Acetone (Ketone)  500
Cyclohexanone (Ketone) 20
EGEE (Cellosolve) 5
Butyl acetate (Acetate ester) 150

Table 1: Examples of control concentration of organic vapors at 298K established by the workplace evaluation standard of Japanese government (2013).

However, the previous papers [1,2] treated only the same one type of activated carbon tube product in Japan. Furthermore, extraction rates in lower concentration region below 0.5E are still not clear for almost existing products. The situation has problem in consideration of low and ultralow concentration organic vapors control in work environment. The information of extraction rates in the lower region is also necessary and helpful for using of the sampling tube products. Regarding this problem, we will measure extraction rates of each sampling tube product in the low concentration region and figure out their details in the days ahead. In particular, using 7 existing activated carbon tube products, we will measure extraction rate of the compound mainly on aromatic compounds, alcohols, ketones, cellosolves and acetate esters with the low concentration <0.5E in detail.

Some measurement example by our research is described as follows. Measurements of extraction rate by each activated carbon sample were carried out by reference to the phase equilibrium method described in the working environment measurement guidebook (edited by the Japan association for working environment measurement) in Japan [3]. The measuring object constituents in the experiments are Toluene, 1-Butanol, Butyl acetate and Cyclohexanone.

Test liquid solutions corresponding to 0.025E, 0,05E, 0.5E and 1.0E (collection air content 5L at 298K) are prepared by the conditions indicated in Table 2. We used products of Wako Pure Chemical Industries Ltd. for each organic solvent. In each measurement, a certain amount (~approximately 100 mg) of activated carbon sample, which is brought out from a sampling tube product was used. Test liquid solution approximately 1 ml is added to each activated carbon sample in a vial container. After an hour, liquid sample was measured by gas chromatograph using a microsyringe. We used a gas chromatograph SHIMADZU GC-14B, which is equipped with FID (hydrogen flame ionization detector) detector, and C-R8A Chromatopac data processor for measurements of extraction rate. Helium gas (>99.995%) was used as carrier gas for each measurement, and extraction rate of each sample was calculated from peak area of data by the gas chromatograph system (Table 3). The results in Table 3 show the above mentioned inclining of extraction rates due to change of concentration of object organic vapors certainly.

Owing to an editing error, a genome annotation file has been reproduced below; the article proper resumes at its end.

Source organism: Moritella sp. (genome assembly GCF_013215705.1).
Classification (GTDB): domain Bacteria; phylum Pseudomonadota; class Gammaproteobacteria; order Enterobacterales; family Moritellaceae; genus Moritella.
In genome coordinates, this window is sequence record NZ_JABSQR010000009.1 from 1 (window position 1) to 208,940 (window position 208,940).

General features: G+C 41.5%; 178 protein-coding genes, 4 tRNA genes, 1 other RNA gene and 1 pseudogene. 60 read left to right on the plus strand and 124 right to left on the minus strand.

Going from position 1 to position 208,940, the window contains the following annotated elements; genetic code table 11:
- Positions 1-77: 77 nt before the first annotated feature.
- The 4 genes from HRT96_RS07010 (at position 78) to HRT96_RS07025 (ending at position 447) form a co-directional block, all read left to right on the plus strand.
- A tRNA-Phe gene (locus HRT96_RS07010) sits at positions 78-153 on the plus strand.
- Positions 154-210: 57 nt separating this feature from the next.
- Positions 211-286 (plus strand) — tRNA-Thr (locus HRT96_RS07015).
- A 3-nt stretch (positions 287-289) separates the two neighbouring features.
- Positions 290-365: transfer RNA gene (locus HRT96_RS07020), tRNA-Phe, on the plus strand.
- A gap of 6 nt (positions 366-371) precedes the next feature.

Preparation Condition Detail
Extraction organic solvent Carbon disulfide (CS2)
Measuring object constituents    Toluene, 1−Butanol, Butyl acetate, Cyclohexanone
Additive amount at 1.0E / ml (CS2) Substantial amount of air content 5L at 298K
Preparation concentration 0.025E, 0,05E, 0.5E, 1.0E

Table 2: Preparation conditions of test liquid solutions for measurements of extraction rates of an activated carbon tube product. E is the control concentration of organic vapors indicated in Table 1.

Organic vapor /Concentration 0.025E 0.05E 0.5E 1.0E
Toluene 0.87 (± 0.01) 0.91 (± 0.06) 0.98 (± 0.08) 0.94 (± 0.09)
1−Butanol 0.80 (± 0.01) 0.8 2(± 0.07) 0.95 (± 0.07) 0.98 (± 0.04)
Cyclohexanone 0.88 (± 0.03) 0.88 (± 0.06) 0.96 (± 0.02) 0.97 (± 0.04)
Butyl acetate 0.89 (± 0.04) 0.90 (± 0.06) 0.98 (± 0.07) 1.00 (± 0.04)

Table 3: Extraction rates measurement data of an activated carbon tube product with change of concentration of object organic vapors (N≒ 3). E is the control concentration of organic vapors indicated in Table 1.

Extraction rates of object constituents from activated carbon are expected to be affected by types of extraction solvent and measurement technique in using gas chromatograph equipment. In addition, porous carbon material which has wide pore size distribution and development [4], which is called mesoporous materials in material science, seems to have good effect on improvement the above phenomenon of extraction rates of existing activated carbon. We will also investigate the above points in detail in the future.